Business briefing

The daily business briefing: October 12, 2022

The Nasdaq and S&P 500 hit fresh bear-market lows, The Wall Street Journal finds federal officials traded stocks affected by their agencies' decisions, and more

1

Nasdaq, S&P 500 hit new bear-market lows

The Nasdaq fell 1.1 percent Tuesday, dropping into bear market territory, and the S&P 500 hit a fresh bear-market low on growing concerns that Federal Reserve interest rate hikes to fight high inflation could tip the economy into a recession. The S&P 500 fell 0.7 percent. The Dow Jones Industrial Average edged up 0.1 percent. Futures connected to the Dow were up 0.4 percent at 6:45 a.m. ET on Wednesday ahead of fresh inflation data. S&P 500 and Nasdaq futures were up 0.5 percent and 0.7 percent, respectively. Later Wednesday, the Labor Department will release the producer price index, with the new consumer price index coming on Thursday. Minutes from the Fed's September policy meeting are due out Wednesday afternoon.

2

WSJ: Federal officials traded stocks affected by their agencies' decisions

More than 2,600 officials at federal agencies have owned or traded stocks affected by their agencies' decisions over the past six years, The Wall Street Journal reported Tuesday. The trading took place in the executive branches of both Republican and Democratic administrations alike. The Journal reviewed financial-disclosure forms for about 12,000 senior career employees and political appointees from 2016 through 2021. The documents included data on more than 315,000 stock, bond, and fund trades by the officials or close family members. The review found that more than five dozen officials at five agencies traded stock in companies shortly before their departments hit the firms with enforcement actions, and that one in three senior Environmental Protection Agency officials had investments in companies lobbying the EPA.

3

Biden tells CNN 'slight recession' possible but unlikely

President Biden said Tuesday in an interview with CNN's Jake Tapper that the U.S. economy could face at worst a "slight recession" as the Federal Reserve and central banks around the world raise interest rates to cool economic growth and bring down the highest inflation in decades. "I don't think there will be a recession," Biden said. "If it is, it will be a very slight recession. That is, we'll move down slightly." Economists and banks have been predicting the economy will likely to slip into a recession within months. The latest warning came from JPMorgan Chase CEO Jamie Dimon, who said the U.S. will probably enter a recession within six to nine months. Seventy-two percent of economists polled by the National Association for Business Economics last month said they anticipate a U.S. recession by mid-2023.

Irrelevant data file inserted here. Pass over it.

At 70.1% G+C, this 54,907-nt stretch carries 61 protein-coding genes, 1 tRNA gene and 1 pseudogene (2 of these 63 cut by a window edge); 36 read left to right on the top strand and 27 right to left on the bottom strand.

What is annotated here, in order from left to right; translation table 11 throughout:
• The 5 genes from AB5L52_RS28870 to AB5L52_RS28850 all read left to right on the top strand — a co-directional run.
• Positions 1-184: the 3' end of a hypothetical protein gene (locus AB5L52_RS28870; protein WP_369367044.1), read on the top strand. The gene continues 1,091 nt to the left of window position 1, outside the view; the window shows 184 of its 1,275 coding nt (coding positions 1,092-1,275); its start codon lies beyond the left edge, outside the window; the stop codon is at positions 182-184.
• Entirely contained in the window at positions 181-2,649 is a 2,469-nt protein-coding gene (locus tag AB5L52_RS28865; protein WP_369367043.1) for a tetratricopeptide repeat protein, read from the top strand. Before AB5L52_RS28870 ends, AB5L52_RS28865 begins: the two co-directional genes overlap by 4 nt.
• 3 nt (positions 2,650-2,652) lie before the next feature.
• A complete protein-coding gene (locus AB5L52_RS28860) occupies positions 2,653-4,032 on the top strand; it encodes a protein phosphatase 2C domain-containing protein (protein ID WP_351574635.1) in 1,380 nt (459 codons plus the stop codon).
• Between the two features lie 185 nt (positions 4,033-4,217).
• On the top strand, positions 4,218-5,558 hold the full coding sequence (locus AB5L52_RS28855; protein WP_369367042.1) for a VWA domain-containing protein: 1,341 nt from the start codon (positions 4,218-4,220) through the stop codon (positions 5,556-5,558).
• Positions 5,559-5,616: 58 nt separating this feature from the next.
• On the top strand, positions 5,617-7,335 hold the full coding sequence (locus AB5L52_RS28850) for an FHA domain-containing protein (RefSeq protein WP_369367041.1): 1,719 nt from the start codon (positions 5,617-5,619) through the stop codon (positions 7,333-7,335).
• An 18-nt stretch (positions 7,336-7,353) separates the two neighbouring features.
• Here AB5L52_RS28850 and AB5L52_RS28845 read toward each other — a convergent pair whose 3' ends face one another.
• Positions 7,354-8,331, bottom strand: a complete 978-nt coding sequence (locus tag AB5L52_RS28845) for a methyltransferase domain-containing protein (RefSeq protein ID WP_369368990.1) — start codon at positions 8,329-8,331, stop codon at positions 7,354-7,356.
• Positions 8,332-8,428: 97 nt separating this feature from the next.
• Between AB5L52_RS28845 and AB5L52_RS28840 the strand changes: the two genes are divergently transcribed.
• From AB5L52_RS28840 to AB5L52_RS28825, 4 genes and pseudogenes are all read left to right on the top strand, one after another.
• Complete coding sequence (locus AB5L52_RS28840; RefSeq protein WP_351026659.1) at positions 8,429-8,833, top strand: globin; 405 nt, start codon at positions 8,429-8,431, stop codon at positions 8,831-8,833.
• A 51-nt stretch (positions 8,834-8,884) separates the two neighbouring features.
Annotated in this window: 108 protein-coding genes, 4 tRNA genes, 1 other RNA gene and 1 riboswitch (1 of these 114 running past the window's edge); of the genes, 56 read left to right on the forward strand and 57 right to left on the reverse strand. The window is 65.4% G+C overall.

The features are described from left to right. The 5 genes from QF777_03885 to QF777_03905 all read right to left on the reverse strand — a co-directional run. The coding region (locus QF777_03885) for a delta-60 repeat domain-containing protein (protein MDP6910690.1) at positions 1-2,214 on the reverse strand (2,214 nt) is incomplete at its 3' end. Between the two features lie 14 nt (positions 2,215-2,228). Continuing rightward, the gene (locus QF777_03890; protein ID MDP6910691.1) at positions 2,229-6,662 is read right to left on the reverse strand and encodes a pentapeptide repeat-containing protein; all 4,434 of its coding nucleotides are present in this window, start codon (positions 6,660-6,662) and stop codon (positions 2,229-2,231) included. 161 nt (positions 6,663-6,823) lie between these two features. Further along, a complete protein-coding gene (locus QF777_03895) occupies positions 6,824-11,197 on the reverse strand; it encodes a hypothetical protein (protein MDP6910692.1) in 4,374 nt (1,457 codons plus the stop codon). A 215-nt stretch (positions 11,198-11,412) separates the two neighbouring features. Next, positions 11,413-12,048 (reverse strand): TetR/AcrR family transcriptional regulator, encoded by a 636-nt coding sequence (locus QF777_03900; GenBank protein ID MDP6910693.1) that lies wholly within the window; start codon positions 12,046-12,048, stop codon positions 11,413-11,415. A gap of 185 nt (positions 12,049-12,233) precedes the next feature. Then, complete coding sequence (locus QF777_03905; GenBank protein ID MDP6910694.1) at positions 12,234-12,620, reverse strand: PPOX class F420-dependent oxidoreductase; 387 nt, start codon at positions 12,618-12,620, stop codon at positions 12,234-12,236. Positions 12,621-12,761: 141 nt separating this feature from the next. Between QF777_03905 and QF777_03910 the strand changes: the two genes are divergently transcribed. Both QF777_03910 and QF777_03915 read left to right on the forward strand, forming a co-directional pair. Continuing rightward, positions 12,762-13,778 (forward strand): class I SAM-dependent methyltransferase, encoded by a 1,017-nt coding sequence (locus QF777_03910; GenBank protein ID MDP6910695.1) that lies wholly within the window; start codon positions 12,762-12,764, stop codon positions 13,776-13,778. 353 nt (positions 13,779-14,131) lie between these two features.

4

Leak reported in pipeline carrying oil from Russia to Germany

The Polish operator of the Druzhba pipeline carrying crude oil from Russia to Germany said Wednesday that it had detected a leak in central Poland. The operator, PERN, said it did not know what had caused the leak. Firefighters said they were working in cornfields near the village of Zurawice to pinpoint the precise location of the problem. A firefighter spokesperson, Brig. Karol Kierzkowski, told state all-news broadcaster TVP Info that crews had pumped out about 400 cubic meters of spilled crude, and the flow through the line had been blocked. The incident came after explosions caused major leaks in the Nord Stream 1 and 2 natural gas pipelines running under the Baltic Sea from Russia to Europe.

5

Uber, Lyft, DoorDash shares plunge after Labor Department unveils gig-worker proposal

Shares of Uber, Lyft, and DoorDash fell Tuesday after the Labor Department unveiled a proposed rule that could make it easier for gig workers to get classified as employees instead of independent contractors. The proposed rule change would help millions of people, from home-care workers to gig drivers, qualify for benefits and protections that companies are required to provide for employees but not independent contractors. Shares of the high-profile gig-economy employers plunged as soon as proposed rule was announced. Uber shares dropped by more than 10 percent. Lyft and DoorDash fell about 12 percent and 5 percent, respectively.

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